- a box or chest, especially one for valuables.
- coffers, a treasury; funds: The coffers of the organization were rapidly filled by the contributions.
- any of various boxlike enclosures, as a cofferdam.
- Also called caisson, lacunar. Architecture. one of a number of sunken panels, usually square or octagonal, in a vault, ceiling, or soffit.
- to deposit or lay up in or as in a coffer or chest.
- to ornament with coffers or sunken panels.
Origin of coffer
Examples from the Web for coffer
Historical Examples of coffer
How had her body come to be in the coffer, he wondered, when all the others were—gone?
A fourth time he advanced, trembling, and seized the lid of the coffer.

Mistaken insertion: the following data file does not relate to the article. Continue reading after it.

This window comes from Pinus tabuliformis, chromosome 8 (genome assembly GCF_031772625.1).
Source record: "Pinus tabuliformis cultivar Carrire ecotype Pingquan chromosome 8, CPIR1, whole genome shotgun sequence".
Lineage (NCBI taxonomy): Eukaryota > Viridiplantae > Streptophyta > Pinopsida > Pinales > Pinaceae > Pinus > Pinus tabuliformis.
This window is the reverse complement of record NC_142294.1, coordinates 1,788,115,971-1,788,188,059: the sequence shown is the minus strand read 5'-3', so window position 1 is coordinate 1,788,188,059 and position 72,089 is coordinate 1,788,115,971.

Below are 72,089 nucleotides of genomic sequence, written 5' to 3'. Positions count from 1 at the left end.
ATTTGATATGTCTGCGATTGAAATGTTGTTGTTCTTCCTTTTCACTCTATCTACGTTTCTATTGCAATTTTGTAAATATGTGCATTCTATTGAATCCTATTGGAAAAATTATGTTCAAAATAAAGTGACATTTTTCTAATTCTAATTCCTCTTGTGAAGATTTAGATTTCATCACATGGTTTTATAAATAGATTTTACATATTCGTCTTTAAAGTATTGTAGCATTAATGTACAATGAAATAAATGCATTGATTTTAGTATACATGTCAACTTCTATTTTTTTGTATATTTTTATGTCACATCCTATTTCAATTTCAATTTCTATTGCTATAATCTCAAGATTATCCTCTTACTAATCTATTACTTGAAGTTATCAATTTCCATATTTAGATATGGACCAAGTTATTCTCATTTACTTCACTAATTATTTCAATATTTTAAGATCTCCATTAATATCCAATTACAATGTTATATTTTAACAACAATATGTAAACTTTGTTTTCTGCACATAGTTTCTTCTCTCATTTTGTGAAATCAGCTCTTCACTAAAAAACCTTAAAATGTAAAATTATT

So that man packed away all his cattle for him in the coffer.
How shall I be able to get all this great herd into so small a coffer?
Thus a coffer dam was formed to receive the concrete as shown in Fig. 34.Concrete Construction
Halbert P. Gillette
- a chest, esp for storing valuables
- (usually plural) a store of money
- Also called: caisson, lacuna an ornamental sunken panel in a ceiling, dome, etc
- a watertight box or chamber
- short for cofferdam
- a recessed panel in a concrete, metal, or timber soffit
- to store, as in a coffer
- to decorate (a ceiling, dome, etc) with coffers
Word Origin for coffer
mid-13c., from Old French cofre "a chest" (12c., Modern French coffre), from Latin cophinus "basket" (see coffin).